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Thursday, 20 February, 2003, 09:24 GMT
Magdalene Sisters: Your views
The Magdalene Sisters
The dramatisation of life in the laundry is bleak
The Magdalene Sisters won the Golden Lion best film award at the Venice film festival and has provoked controversy among many Catholics.

The story of the notorious Magdalene Laundries depicts a harsh life of punishment for girls looked after by nuns in rural Ireland.

"This fictional account is at once thought-provoking, deeply moving and disturbing," wrote BBC News Online's Margaret Ryan.

"It richly deserves to have won the prestigious title of Golden Lion best film award at the Venice film festival," she added.

But what do you think? Has the controversy overshadowed the film? Is it a fair depiction of life with the nuns?

Have your say

Having seen the movie last night I had to get online to find out more about this terrible crime against these women. How and why are questions that the church orders must answer but once again will they get away without any apologies-discussion on the matter. Our thoughts are with the survivors and non-survivors of the laundries.
Maureen Janssen, Germany

This is the most depressing film I have seen since Polanski's The Pianist, the most shocking moment being when you read that the last known example of a girl being committed to one of these convents was 1996. Some of the scenes may be grossly exaggerated but the fact that there is a single grain of truth behind it, that young women could be treated in this way in such recent history, is unbearable - I can only hope that any man who has seen this film feels the same way.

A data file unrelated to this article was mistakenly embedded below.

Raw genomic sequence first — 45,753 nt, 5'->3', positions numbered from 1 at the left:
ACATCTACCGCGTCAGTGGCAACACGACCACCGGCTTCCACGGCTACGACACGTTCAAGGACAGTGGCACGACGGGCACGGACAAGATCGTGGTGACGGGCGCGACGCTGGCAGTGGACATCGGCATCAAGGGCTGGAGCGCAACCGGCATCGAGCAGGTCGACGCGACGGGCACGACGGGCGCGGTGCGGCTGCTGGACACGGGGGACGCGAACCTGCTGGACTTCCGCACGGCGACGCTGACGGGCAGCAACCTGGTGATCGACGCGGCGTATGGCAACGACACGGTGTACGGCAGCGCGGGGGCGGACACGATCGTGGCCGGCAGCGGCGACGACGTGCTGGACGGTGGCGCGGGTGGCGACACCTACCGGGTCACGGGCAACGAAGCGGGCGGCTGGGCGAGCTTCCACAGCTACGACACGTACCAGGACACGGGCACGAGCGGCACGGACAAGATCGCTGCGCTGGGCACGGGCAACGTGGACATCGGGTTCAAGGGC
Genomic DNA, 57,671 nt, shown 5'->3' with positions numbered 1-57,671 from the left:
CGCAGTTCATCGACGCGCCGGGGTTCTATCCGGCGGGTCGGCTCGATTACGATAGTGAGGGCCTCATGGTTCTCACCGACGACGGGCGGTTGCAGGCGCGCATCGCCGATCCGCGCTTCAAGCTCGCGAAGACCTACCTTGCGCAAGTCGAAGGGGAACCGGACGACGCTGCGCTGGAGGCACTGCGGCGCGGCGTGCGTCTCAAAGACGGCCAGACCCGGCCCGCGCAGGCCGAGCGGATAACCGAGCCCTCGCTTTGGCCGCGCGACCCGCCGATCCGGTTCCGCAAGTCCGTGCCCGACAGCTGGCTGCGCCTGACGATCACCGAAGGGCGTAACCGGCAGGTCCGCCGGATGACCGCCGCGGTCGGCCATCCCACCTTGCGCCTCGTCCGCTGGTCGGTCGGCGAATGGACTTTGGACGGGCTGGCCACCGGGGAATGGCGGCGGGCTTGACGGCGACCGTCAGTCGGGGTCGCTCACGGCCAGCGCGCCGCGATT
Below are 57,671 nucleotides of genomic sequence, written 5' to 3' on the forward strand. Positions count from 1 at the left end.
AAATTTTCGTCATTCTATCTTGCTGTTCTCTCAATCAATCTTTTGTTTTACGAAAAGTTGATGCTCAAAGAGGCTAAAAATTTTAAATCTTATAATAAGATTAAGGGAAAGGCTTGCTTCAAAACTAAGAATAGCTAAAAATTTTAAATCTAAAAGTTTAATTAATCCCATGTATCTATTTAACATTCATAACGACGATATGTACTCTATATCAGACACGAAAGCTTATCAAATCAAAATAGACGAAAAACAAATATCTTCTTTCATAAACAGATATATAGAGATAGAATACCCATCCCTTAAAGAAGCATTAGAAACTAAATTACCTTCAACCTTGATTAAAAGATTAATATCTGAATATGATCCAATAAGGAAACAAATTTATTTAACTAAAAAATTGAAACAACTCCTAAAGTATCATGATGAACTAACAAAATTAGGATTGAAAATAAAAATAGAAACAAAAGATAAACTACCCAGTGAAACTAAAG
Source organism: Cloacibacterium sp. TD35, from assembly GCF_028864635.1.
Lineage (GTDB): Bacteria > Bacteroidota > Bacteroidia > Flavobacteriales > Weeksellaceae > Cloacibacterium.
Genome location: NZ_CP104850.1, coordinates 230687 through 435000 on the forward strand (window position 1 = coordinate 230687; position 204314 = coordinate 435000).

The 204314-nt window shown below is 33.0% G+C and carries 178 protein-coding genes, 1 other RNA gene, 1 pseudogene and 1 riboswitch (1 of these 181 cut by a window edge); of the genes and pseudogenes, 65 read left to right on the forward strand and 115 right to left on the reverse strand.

I come from a Presbyterian Scottish family where the word sex was taboo and many such families may have ostracised any daughter of theirs who got herself pregnant but I'm 100% sure my parents would never have sent me to such a place. Did the Irish know what was going on in there?
Sheila, Scotland

I saw this film last night and felt completely empty when leaving the cinema. How can we criticise eastern countries when such things have been going on under our noses in the West? If there is a God how can he except such conditions. I would like to hear how Catholics, especially Irish Catholics can justify such actions!
Mark Donnelly, France

Whilst the mistreatment of these women must be condemned, I am disgusted that Mullan has not made any reference to the historical context in which Magdalene Laundries were established - namely deValera's misogynistic ethos. One must remember that these women were not captured and dragged to the Laundries but were, for the most part, brought there by their own families. As unbelievable as it may seem to us now, there really was no other place for these women to go. They simply were not accepted in society thanks to the strict church-state relationship, fostered by deValera and enshrined in a constitution which maintains that a women's place is in the home.

Mullan has gone for sensation and the end result is a dire film, overloaded with melodrama and, in the case of Crispina, some truly awful ham acting.

What I found most disturbing, apart from the utter humiliation suffered by the young internees, was the absolute waste of a life suffered by the older women in these institutions. How could their suffering have been tolerated by Irish Catholics for so long?
Margaret Denness, England

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14 Feb 03 | Reviews
09 Sep 02 | Film
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